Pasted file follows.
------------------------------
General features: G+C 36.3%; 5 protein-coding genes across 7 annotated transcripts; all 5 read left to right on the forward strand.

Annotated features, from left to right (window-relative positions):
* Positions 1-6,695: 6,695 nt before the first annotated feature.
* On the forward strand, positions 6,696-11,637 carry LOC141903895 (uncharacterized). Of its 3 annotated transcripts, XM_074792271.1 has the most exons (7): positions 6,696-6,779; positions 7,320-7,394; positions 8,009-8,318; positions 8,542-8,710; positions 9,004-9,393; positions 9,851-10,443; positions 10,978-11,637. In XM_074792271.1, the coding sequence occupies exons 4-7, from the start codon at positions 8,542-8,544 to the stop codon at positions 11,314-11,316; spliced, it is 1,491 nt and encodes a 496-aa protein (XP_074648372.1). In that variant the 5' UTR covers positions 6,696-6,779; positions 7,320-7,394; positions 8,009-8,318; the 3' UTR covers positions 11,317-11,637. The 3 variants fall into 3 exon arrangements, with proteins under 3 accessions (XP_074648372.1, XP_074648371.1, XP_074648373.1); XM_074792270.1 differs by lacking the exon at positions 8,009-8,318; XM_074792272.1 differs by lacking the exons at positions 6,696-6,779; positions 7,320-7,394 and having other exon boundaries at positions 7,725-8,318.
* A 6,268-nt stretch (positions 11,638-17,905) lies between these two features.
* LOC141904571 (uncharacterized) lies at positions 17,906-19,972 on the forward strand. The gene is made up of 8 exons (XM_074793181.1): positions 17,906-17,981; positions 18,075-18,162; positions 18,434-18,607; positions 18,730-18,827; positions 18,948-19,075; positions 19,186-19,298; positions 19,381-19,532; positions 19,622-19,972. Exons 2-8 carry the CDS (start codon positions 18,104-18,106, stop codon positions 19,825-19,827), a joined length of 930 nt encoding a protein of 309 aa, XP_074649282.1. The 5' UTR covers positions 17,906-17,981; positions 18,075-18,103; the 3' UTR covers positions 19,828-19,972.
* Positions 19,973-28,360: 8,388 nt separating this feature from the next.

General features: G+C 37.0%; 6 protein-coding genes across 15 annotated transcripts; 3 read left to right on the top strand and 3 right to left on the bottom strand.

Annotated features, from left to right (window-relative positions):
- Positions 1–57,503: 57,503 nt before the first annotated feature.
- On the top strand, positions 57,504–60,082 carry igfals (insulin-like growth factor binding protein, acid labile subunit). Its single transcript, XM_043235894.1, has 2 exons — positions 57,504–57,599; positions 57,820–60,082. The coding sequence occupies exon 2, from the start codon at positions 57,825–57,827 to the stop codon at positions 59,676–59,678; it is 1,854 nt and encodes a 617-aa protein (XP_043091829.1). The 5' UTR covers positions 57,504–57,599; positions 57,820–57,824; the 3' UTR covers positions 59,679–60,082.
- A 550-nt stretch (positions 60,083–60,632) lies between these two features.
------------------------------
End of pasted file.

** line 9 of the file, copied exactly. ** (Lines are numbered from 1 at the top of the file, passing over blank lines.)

Annotated features, from left to right (window-relative positions):